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Going for Section 3

I wouldn’t get my hopes up, but Lord knows this is desperately needed.

The voters of color, civil rights groups and Democratic lawmakers who have long challenged the validity of Texas’ political maps were dealt a bruising loss earlier this year when the U.S. Supreme Court signed off on most of the state’s current political boundaries and pushed aside claims that state lawmakers had intentionally discriminated against voters of color when they drew the maps.

But a crucial question remained in the case: Would the state’s opponents ask the courts to force Texas back under federal oversight of its electoral map drawing, given previous maps that federal judges ruled discriminatory?

Their answer came Wednesday in a series of brief court filings in which some of the plaintiffs in the case indicated they wanted to press forward on those high stakes efforts.

[…]

In approving the state’s current maps, the high court in June wiped out a ruling by a three-judge federal panel in San Antonio that found the maps, which were adopted in 2013, were tainted with discrimination that was meant to thwart the voting power of Hispanic and black voters, oftentimes to keep white incumbents in office.

But seemingly left untouched were previous findings of intentional discrimination at the hands of the state lawmakers who in 2011 first embarked on redrawing the state’s maps following the 2010 census.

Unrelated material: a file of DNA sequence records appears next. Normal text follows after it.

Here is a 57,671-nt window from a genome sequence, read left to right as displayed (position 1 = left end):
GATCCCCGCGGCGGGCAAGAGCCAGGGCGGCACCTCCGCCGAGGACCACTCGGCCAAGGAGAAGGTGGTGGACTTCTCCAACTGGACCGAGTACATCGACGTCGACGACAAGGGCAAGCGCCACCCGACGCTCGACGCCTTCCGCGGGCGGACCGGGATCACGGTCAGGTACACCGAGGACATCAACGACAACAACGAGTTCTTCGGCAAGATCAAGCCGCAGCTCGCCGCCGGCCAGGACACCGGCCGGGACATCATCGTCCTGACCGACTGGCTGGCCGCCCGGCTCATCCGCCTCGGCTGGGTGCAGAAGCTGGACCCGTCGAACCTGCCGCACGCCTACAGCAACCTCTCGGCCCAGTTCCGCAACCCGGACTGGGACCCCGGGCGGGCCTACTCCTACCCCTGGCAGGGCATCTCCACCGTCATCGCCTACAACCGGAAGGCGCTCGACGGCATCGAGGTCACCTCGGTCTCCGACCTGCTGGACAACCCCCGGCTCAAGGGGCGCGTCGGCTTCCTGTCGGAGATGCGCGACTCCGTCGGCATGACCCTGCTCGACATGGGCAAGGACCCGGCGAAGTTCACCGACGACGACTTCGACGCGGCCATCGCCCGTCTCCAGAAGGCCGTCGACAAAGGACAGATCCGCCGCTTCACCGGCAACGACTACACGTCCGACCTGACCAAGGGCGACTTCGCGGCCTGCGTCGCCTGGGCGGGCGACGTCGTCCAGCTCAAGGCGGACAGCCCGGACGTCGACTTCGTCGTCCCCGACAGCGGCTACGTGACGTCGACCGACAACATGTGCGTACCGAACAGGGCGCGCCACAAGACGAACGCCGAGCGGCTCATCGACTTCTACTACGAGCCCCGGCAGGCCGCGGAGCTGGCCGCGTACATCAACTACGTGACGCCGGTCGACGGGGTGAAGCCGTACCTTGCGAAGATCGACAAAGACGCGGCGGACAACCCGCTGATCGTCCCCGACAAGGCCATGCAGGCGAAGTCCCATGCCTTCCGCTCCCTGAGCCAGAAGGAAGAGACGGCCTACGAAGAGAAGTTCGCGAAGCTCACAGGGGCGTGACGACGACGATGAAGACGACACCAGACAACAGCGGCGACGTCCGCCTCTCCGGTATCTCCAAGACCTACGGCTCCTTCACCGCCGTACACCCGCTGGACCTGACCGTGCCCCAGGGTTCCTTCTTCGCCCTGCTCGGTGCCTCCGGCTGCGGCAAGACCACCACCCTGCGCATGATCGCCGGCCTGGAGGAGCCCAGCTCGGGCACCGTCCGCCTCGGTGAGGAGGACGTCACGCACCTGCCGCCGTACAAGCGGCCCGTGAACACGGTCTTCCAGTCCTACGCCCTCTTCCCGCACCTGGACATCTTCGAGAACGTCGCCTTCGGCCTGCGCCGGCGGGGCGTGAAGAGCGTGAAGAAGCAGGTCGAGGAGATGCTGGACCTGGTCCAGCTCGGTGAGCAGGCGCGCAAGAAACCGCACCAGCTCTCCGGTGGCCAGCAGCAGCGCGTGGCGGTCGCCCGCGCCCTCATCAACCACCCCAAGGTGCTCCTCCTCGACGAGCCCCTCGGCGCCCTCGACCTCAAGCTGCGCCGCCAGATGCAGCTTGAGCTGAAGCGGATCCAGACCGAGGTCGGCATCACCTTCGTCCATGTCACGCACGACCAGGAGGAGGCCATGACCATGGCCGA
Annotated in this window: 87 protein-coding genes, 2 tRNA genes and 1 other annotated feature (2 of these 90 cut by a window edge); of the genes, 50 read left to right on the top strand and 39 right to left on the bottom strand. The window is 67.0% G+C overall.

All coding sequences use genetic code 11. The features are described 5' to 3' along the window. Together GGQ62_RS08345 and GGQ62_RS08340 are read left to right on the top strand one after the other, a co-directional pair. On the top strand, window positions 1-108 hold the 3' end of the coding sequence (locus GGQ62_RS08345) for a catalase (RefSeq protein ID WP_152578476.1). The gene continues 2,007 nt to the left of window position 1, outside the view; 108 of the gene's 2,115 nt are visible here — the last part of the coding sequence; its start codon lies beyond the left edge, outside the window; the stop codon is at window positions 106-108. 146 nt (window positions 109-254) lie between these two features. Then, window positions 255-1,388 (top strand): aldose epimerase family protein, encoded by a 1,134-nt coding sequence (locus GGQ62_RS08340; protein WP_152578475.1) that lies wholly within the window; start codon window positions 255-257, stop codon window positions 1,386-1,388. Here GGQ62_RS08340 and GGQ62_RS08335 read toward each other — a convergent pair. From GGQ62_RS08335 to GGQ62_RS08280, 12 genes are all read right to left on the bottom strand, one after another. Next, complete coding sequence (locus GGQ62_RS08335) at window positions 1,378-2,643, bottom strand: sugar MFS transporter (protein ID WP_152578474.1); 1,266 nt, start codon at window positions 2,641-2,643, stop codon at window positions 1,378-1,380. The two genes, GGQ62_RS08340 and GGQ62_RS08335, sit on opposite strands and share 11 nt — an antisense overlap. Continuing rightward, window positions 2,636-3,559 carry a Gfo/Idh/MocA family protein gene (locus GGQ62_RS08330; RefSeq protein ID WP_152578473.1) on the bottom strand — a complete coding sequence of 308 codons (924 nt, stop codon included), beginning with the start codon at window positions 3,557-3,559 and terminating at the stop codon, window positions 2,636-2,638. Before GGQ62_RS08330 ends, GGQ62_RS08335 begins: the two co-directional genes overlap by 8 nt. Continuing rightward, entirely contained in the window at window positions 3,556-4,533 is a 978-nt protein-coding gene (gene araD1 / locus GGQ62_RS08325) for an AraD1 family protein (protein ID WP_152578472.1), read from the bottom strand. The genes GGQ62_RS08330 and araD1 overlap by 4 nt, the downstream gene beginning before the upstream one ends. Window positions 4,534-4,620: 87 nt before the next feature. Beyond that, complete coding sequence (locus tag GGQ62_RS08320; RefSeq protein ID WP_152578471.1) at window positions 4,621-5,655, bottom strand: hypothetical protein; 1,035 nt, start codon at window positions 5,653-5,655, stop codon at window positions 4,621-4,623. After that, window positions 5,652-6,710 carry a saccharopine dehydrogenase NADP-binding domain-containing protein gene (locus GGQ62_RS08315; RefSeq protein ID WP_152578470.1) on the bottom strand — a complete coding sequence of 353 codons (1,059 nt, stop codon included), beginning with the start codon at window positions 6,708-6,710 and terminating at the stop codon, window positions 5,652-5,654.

Though the plaintiffs lost on their challenge to the state’s current maps, groups that challenged the maps pointed to some of those 2011 violations in indicating to the San Antonio panel that the issue of a return to federal oversight was not yet settled in the case.

See here for the background. I want to be clear that I agree with everything the plaintiffs are saying. I just don’t believe that the courts will lift a finger to do anything about it. The lower court might go along with it, since they previously ruled that the Republicans had discriminated in drawing the maps, but there are no circumstances I can imagine where SCOTUS will uphold that. It’s just not going to happen. The only possible recourse would have to come from Congress. That’s what we need to push for and work for in the next two elections.

In the meantime, there is now one item on the to-do list.

Before 45 days pass in the next legislative session, Texas lawmakers must begin fixing discriminatory issues with the way in which North Texas’ House District 90 was drawn.

In a brief order, a three-judge panel based in San Antonio told lawmakers they needed to address racial gerrymandering violations in the district — the only exception the U.S. Supreme Court made when it signed off on the state’s embattled political maps earlier this year. HD-90, which is occupied by Democratic state Rep. Ramon Romero, was deemed an impermissible racial gerrymander because lawmakers illegally used race as the predominant factor in deciding its boundaries.

Opponents of the state’s maps had previously indicated to the court that they wanted to revert the district to its 2011 version, a suggestion the state said it opposed and that the panel said it disagreed with.

On Thursday, the panel ordered lawmakers to redraw the district — either in a 2018 special legislative session that would need to be called by the governor or at the start of the 2019 legislative session. If a proposal isn’t introduced within the first month and half of the session, the judges said they would undertake the “unwelcome obligation” of fixing the district.

That’s fairly small potatoes, but it needs to be done and I for one would be interested to see what happens if the court winds up having to do the deed itself. As a reminder, the voter ID litigation is over, so this is the only court action left relating to the original 2011 legislative atrocities. The DMN has more.

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